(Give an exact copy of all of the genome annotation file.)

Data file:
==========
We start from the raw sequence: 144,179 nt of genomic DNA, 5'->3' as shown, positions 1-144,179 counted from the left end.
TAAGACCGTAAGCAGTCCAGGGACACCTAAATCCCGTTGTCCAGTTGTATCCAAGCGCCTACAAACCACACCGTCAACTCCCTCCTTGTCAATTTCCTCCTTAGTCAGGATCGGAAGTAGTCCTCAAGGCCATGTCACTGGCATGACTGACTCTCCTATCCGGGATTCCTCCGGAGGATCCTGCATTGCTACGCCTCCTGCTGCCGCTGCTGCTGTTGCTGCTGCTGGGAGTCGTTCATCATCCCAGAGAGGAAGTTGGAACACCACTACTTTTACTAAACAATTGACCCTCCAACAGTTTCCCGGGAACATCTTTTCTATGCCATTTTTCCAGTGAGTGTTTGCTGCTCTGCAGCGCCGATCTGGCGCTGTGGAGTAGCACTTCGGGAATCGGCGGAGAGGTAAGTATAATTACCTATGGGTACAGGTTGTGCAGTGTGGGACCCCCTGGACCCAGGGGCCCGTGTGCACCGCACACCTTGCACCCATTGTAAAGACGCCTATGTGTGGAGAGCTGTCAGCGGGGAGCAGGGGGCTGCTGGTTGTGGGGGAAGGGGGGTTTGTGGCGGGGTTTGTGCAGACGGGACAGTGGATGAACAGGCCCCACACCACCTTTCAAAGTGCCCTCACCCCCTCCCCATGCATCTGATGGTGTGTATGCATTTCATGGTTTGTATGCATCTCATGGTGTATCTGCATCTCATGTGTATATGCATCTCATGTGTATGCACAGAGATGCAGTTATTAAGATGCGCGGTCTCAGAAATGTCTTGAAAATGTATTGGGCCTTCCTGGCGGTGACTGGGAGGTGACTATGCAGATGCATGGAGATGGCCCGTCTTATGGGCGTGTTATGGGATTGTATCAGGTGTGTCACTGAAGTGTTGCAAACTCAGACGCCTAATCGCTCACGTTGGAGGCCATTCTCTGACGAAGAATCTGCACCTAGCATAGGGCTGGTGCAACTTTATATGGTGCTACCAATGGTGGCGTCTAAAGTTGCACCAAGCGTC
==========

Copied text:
We start from the raw sequence: 144,179 nt of genomic DNA, 5'->3' as shown, positions 1-144,179 counted from the left end.
TAAGACCGTAAGCAGTCCAGGGACACCTAAATCCCGTTGTCCAGTTGTATCCAAGCGCCTACAAACCACACCGTCAACTCCCTCCTTGTCAATTTCCTCCTTAGTCAGGATCGGAAGTAGTCCTCAAGGCCATGTCACTGGCATGACTGACTCTCCTATCCGGGATTCCTCCGGAGGATCCTGCATTGCTACGCCTCCTGCTGCCGCTGCTGCTGTTGCTGCTGCTGGGAGTCGTTCATCATCCCAGAGAGGAAGTTGGAACACCACTACTTTTACTAAACAATTGACCCTCCAACAGTTTCCCGGGAACATCTTTTCTATGCCATTTTTCCAGTGAGTGTTTGCTGCTCTGCAGCGCCGATCTGGCGCTGTGGAGTAGCACTTCGGGAATCGGCGGAGAGGTAAGTATAATTACCTATGGGTACAGGTTGTGCAGTGTGGGACCCCCTGGACCCAGGGGCCCGTGTGCACCGCACACCTTGCACCCATTGTAAAGACGCCTATGTGTGGAGAGCTGTCAGCGGGGAGCAGGGGGCTGCTGGTTGTGGGGGAAGGGGGGTTTGTGGCGGGGTTTGTGCAGACGGGACAGTGGATGAACAGGCCCCACACCACCTTTCAAAGTGCCCTCACCCCCTCCCCATGCATCTGATGGTGTGTATGCATTTCATGGTTTGTATGCATCTCATGGTGTATCTGCATCTCATGTGTATATGCATCTCATGTGTATGCACAGAGATGCAGTTATTAAGATGCGCGGTCTCAGAAATGTCTTGAAAATGTATTGGGCCTTCCTGGCGGTGACTGGGAGGTGACTATGCAGATGCATGGAGATGGCCCGTCTTATGGGCGTGTTATGGGATTGTATCAGGTGTGTCACTGAAGTGTTGCAAACTCAGACGCCTAATCGCTCACGTTGGAGGCCATTCTCTGACGAAGAATCTGCACCTAGCATAGGGCTGGTGCAACTTTATATGGTGCTACCAATGGTGGCGTCTAAAGTTGCACCAAGCGTC